both serotonin and noradrenaline (and various other receptors and enzymes), has now
been largely replaced by a host of molecules
that inhibit the uptake of either serotonin or
noradrenaline more selectively, and iproniazid, which inhibits monoamine oxidase,
the main metabolizing enzyme for monoamines, has given way to subtype-selective
monoamine oxidase inhibitors. Although
this focused drug development effort has
clearly been successful from the point of view
of safety, it has been less successful in terms
of efficacy. Modern antidepressants are no
more effective than the first generation of
drugs that were discovered several decades
ago, and electroconvulsive shock treatment
remains the most effective treatment for
depression5,10,11.
It was recognized early on that several
observations conflict with a simple link
between monoamine concentrations in the
brain and depression11. For example, depletion of dietary tryptophan, which significantly decreases the concentration of serotonin in the brain, produces either no effects
or only a mild dysphoria in healthy volunteers
and does not influence the mood of untreated
patients with depression12,13. More importantly, although the effects of antidepressants
on monoamine metabolism can be seen soon
after administration, it typically takes several
weeks of continued treatment for the clinical
antidepressant response to appear11. The discovery that long-term antidepressant treatment produces adaptive changes in
monoamine receptors and in their coupling
to intracellular signal transduction14 caused
the research focus to shift towards the effects
that long-term antidepressant treatments
have on the concentrations of neuropeptides,

242

growth factors and their receptors, and


intracellular signalling molecules4,6,7,15 (FIG. 2).
As a result of this development, the monoamine hypothesis has evolved to what could
be called a chemical or molecular hypothesis
of depression. This hypothesis presumes that
mood disorders are produced by long-term
changes in the production or activity of molecules in the brain and that antidepressants
function by counteracting these molecular
changes. Motivated by this hypothesis,
researchers are using large-scale DNA microarray searches to look for genes that are up- or
downregulated in depression or by antidepressant treatments, in the hope that the
molecules that are encoded by these genes
might be used as targets in the development
of new antidepressant drugs4,16,17.

It was recognized early on


that several observations
conflict with a simple link
between monoamine
concentrations in the brain
and depression.

principal role of the nervous system is not to


handle chemicals but to store and process
information. Arvid Carlsson, one of the main
architects of the concept of chemical neurotransmission in the brain, stated in his Nobel
lecture,However, it must be recognized that
the brain is not a chemical factory but an
extremely complicated survival machine18.
Although chemical neurotransmitters are
crucial for the transfer of information between neurons, information in the brain is not
stored in a chemical form but is thought to be
processed by the complex interactions of neurons in neural networks19,20. These networks
develop through interactions with the environment, and the neuronal structure of, and
neurotransmission in these networks are constantly being refined through activity-dependent synaptic plasticity to optimally process
and store relevant information21 (BOX 1). So,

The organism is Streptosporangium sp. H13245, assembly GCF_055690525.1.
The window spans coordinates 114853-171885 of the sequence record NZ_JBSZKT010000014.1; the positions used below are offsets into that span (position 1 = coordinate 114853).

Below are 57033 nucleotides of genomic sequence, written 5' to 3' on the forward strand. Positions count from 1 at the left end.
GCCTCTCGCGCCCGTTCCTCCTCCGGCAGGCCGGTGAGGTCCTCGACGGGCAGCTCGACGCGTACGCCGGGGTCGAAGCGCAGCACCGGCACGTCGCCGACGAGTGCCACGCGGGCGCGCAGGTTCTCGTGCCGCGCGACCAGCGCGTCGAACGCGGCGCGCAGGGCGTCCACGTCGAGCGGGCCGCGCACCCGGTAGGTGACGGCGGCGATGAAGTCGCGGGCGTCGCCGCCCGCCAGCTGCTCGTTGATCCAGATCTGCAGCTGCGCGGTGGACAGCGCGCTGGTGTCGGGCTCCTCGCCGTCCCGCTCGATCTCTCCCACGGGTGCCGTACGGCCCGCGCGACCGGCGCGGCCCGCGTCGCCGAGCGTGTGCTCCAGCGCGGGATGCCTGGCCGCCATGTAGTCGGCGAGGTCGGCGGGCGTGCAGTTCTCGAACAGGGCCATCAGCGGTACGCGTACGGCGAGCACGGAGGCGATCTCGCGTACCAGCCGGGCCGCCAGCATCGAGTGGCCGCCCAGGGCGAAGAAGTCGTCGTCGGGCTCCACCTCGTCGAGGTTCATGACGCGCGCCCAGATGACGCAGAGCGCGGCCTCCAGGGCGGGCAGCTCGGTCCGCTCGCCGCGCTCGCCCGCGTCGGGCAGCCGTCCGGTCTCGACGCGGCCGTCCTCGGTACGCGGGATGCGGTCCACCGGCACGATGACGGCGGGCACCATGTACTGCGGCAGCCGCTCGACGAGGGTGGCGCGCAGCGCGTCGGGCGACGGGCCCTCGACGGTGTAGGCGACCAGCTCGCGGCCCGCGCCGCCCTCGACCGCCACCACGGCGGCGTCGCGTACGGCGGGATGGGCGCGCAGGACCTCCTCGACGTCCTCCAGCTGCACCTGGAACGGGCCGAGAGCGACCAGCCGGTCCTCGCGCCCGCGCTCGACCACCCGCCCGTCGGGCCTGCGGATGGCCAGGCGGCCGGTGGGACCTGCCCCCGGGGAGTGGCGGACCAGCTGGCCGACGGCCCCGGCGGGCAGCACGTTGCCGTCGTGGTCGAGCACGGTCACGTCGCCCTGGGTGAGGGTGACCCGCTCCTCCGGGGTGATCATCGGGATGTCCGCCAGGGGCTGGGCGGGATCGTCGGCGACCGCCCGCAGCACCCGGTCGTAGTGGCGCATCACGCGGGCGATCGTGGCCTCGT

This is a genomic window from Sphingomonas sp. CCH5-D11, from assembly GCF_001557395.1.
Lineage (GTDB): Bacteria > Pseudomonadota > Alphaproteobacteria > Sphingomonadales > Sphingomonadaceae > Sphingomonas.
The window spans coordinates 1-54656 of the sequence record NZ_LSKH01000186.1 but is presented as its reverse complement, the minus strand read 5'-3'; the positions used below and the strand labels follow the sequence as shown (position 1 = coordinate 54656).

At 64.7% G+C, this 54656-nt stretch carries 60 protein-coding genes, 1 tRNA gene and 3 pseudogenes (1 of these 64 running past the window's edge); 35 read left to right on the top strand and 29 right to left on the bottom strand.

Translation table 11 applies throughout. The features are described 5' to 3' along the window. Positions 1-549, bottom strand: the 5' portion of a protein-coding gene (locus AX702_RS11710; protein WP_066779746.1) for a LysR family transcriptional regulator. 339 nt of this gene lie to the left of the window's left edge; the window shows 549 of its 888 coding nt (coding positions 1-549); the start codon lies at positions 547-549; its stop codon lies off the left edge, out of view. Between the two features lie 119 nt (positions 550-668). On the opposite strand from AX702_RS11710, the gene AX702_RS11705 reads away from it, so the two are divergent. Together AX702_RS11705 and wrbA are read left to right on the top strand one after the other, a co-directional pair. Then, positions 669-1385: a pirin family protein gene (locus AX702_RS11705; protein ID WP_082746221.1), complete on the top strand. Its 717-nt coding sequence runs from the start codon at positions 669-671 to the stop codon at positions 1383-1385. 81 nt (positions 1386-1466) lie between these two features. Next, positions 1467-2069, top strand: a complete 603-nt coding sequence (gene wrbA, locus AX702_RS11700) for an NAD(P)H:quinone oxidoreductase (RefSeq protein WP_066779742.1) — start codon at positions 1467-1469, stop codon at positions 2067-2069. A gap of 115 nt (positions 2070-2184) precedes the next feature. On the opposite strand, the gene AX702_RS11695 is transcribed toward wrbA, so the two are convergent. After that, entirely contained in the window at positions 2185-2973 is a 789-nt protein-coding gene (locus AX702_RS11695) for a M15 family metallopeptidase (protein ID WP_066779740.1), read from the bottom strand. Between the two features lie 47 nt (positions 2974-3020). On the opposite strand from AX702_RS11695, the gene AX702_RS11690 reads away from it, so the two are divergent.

disorders of the nervous system, including
depression, might represent disturbances in
the activity-dependent information processing of the brain, rather than in the chemical
balance of signalling molecules.
It should be noted that the chemical and
network hypotheses are not mutually exclusive, but are complementary. As the synthesis
and release of several important signalling
molecules are regulated by neuronal activity,
changes in the activity of neural networks
produce changes in the concentration of these
signalling molecules. Therefore, although
the initial effects of antidepressants are obviously chemical and are, in most cases, directed
towards the metabolism of monoamines, the
ensuing adaptive changes in the concentrations of those signalling molecules are tightly
linked to the structure of the neural network,
and might be a consequence of the altered
information processing rather than its cause.
According to this view, antidepressants initiate
a self-repair process, whereby plasticity in
neural networks and chemical neurotransmission indivisibly cooperate and gradually
bring about mood elevation.
Evidence for the network hypothesis

The network hypothesis

But is this view correct? Is mood chemistry?


Observations that have been made during the
last few years indicate that there might be an
alternative to the chemical view of depression
and the action of antidepressants5. This new
hypothesis, the network hypothesis, proposes
that problems in activity-dependent neuronal
communication might underlie depression,
and that antidepressants might work by
improving information processing in the
affected neural networks (FIG. 3). A key aspect
of the network view is the recognition that the

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The evidence that supports the network


hypothesis of depression and antidepressant
action is limited and mostly indirect. Part of
the problem is the lack of appropriate
experimental models of depression. In particular, there are no relevant and widely
accepted in vitro models of what might be
going on in the brain during depression.
Furthermore, methods for direct measurement of changes in neural networks in vivo
are only now being developed and have not
yet been applied to neuropharmacological
research19,22.

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2005 Nature Publishing Group

PERSPECTIVES

Stress depression
5-HT
NA

Glutamate

BDNF
BDNF

Cortisol

Antidepressants

TRKB
TRKB

NMDA

P
Ca2+

Lithium
AKT

ROS

GSK3

GR
Energy
capacity
P

BAD

TRKB
TRKB

Neuroplasticity and